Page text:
The Legend Of SPB: Beyond Languages, Genres And Generations

The Legend Of SPB: Beyond Languages, Genres And Generations S P Balasubramanyam.
Snapshot
  • Here are five songs by legendary singer S P Balasubramanyam that left an indelible mark in the minds of music lovers.

There was nothing that legendary singer S P Balasubramanyam (SPB) could not do with the notes that seemed to dance to his tunes. Here are five songs from five languages that left SPB etched in the minds of listeners forever.

If there is anyone who has not felt Shiva in all his grandeur everytime Balasubramanyam called out "Shankaraa... Naada Shareera para", then that person is yet to know Shiva in his entirety. This 'Telugu song' was also the one that won him his first national award for Sankarabharanam.

For the swaras that came out in his voice for the last five decades were simply unbound. Neither the lack of formal training, nor linguistic barriers nor the compartmentalisation of genre — nothing was ever a hurdle when SPB sang. Because he simply did that — chose to sing since 1966.

Sixteen languages, six national awards — one cannot imagine another 'Balu Sir'. The Paadum Nila (singing moon) as Tamil music lovers address him have been in awe of this musical maestro ever since he made his debut with Ayiram Nilave Vaa.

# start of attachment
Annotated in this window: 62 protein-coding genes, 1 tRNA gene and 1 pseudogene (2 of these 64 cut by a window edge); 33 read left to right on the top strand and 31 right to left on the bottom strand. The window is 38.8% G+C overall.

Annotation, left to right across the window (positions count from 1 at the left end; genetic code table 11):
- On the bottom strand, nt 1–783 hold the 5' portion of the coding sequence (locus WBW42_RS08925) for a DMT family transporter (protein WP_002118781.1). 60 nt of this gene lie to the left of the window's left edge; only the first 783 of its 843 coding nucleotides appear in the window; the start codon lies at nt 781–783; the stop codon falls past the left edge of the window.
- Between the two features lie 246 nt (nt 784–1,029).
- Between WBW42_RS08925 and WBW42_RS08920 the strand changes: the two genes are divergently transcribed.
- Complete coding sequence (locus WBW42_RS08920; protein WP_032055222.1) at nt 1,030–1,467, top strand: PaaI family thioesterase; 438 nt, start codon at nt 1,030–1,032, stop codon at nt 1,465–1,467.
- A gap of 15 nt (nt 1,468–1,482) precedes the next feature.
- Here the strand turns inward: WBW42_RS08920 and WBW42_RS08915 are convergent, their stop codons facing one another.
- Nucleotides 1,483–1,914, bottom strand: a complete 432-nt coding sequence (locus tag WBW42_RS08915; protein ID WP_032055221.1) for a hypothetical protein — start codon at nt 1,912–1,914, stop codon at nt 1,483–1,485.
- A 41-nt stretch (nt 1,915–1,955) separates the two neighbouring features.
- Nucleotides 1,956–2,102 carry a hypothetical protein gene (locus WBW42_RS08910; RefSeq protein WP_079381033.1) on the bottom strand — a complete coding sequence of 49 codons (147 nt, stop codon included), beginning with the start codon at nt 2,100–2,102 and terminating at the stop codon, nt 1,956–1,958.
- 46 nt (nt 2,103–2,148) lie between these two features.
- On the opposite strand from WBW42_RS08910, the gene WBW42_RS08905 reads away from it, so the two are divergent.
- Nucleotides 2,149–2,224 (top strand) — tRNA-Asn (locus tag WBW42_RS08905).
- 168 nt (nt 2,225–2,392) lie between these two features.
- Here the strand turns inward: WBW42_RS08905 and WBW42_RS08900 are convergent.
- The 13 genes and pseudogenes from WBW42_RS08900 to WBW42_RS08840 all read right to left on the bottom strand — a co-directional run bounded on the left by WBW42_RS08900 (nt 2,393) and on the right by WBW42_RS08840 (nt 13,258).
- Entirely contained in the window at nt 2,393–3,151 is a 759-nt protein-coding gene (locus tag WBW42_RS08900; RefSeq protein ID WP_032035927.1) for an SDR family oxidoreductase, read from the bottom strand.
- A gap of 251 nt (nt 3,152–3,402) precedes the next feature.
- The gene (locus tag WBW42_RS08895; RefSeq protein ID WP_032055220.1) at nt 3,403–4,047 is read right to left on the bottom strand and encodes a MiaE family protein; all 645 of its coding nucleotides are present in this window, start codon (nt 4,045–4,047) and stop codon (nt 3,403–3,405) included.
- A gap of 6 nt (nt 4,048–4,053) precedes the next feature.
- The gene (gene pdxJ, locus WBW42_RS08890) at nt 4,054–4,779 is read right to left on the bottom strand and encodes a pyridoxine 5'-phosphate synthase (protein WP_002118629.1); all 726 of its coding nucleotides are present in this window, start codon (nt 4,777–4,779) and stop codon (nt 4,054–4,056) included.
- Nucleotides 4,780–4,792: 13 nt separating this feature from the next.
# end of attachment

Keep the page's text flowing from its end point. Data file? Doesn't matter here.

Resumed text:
He embodied the phrase ‘music needs no language’ for it is a ‘language of the beyond’. His perfection in diction and the phonetic nuances are plain magical.

His Hindi renditions in the 1990s played cupid for over a decade to follow. To this day, first love will always happen to people with Pehla pehla pyar hai.

Every mood captured perfectly, every emotion painted in the saptaswaras so effortlessly — from the playfulness of a Didi tera devar, to the melodiuous Sathiya tune kya kiya, to the heart wrenching Roja title track.

A south Indian singing for a mainstream typical Bollywood hero so much so that every time Salman Khan as 'Prem' flipped his hair and was about to break into a song, SPB's voice rang in most ears — unimaginable.

But that was so for most actors he lent his voice to. The best, in Hindi though, has to be his debut for Kamal Haasan in Ek Duje Ke Liye — where he reinforced a south Indian accent to match the character with such grace that to this day the song stands testimony to that “anjana” bond between that face and the voice.

In Kannada, one could clearly tell with closed eyes by just listening to SPB sing if the actor on screen was Shankar Nag, Anant Nag or Srinaath with not an ounce of doubt. Like the Kannada music talent show he was the main judge for, whose title was based on a song he sang, he always sang 'ede tumbi' (music brimming from his heart).

Unlike the reality shows of today, every child that stepped on the stage in this one, went home with a little bit of the legend in them. For he mentored them musically without the fanfare and frills of what are today called 'talent' hunts.

Even a language like Tulu, which is still fighting for recognition, SPB ensured he lent his voice to. And the songs that he rendered are to this day the most memorable Tulu film songs, this one being one that unleashes the rasa of shringara in the most playful and conversational manner.

An entire day, an entire lifetime if need be can be characterised in SPB's Kannada songs alone. Never could he get off a stage without rendering this one, as crowds would never permit him the luxury of leaving them yearning for it. As the lyrics of the song go, hope that SPB sir too shall be forever stay Jotheyali jothe jotheyali.

Comments

Latest Articles

    Artboard 4Created with Sketch.